Black Lives Matter in My White Life

I had a black grandfather
not by blood,
but in all the ways that mattered.
From my infancy to his death bed
his gentle soul left a heartprint on mine.

I learned about unity
seeing my black grandfather, born 1900,
and my white grandfather, born 1910, 
- both having seen their share
of the worst of this world -
tend our vegetable garden
then sit together on the porch
and watch the garden grow.

But this sweet treasure of my childhood
doesn't mean I understand the Black Experience.

I taught several years in a black school.
Some of my students put me through the wringer
my first year,
but not all, not most.
But some. And it became a special connection
we laughed at together a year or two
down the line.
For some,
but not all, not most.

I could not encapsulate 
their world, here.
But their humor and humanity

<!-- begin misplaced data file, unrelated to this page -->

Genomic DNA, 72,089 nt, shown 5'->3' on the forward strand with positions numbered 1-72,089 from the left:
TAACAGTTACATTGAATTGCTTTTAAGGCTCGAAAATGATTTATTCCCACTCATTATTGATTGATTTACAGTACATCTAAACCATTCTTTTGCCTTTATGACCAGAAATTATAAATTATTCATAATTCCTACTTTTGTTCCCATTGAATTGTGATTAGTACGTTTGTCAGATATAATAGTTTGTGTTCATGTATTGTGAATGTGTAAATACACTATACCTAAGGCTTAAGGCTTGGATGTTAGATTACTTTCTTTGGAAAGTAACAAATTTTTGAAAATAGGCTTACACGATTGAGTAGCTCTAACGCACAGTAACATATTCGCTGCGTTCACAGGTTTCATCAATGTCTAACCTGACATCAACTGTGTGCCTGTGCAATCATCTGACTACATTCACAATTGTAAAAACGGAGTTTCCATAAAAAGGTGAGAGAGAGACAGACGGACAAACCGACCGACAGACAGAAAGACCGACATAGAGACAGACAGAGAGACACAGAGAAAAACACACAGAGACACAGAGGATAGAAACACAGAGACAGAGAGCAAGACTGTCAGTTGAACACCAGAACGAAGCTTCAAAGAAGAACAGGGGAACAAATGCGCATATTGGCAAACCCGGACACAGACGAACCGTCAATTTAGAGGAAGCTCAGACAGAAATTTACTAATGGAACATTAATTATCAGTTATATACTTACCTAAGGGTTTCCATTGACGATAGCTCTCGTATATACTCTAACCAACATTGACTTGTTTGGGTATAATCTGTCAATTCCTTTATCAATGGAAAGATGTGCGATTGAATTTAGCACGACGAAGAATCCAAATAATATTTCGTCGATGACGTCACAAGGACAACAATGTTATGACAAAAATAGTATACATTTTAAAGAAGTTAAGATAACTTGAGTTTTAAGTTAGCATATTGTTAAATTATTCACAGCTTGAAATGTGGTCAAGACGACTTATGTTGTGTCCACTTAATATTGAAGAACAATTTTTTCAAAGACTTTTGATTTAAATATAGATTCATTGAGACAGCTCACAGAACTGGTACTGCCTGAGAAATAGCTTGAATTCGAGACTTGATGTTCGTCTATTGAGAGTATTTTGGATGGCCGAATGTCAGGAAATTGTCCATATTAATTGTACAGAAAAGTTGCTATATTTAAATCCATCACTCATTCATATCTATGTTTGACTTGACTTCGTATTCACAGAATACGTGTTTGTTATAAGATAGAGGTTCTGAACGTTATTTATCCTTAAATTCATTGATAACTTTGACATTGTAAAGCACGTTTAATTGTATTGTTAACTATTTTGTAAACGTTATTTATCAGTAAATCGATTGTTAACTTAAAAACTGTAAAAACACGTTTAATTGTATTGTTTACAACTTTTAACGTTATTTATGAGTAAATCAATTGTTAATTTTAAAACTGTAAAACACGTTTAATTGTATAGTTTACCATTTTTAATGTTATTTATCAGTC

strength and pride
sass and sweetness
left their mark on my world.

I likely learned more than I taught, but it 
doesn't mean I understand the Black Experience.

Some of my closest friends
have been black women.
A lot of laughter
and keeping things real
came in equal measure
in the hours spent talking
           in the classroom after hours
           walking laps, pushing strollers in the mall.

We shared the highest celebrations
life brought to our doorsteps,
held each other close 
during the devastation of loss.
Our times together shaped 
who I became as an adult.

Though we journeyed so far together
I still do not understand the Black Experience.

Because I am white.
White, white.
Blond haired, blue eyed white.
I am slow to speak.
I watch and listen.
I'm taking it in.
I don't know my part.
But I'm listening.
I'm learning.
I will bath my actions in kindness
and my words in love.
I will teach my children
to do the same.

Like my grandfathers,
I'll tend this garden 
     out of control before us,
pull out the weeds
fertilize the land
and plant good fruit.

And hopefully one day soon
we too
can sit together
and watch this garden grow.


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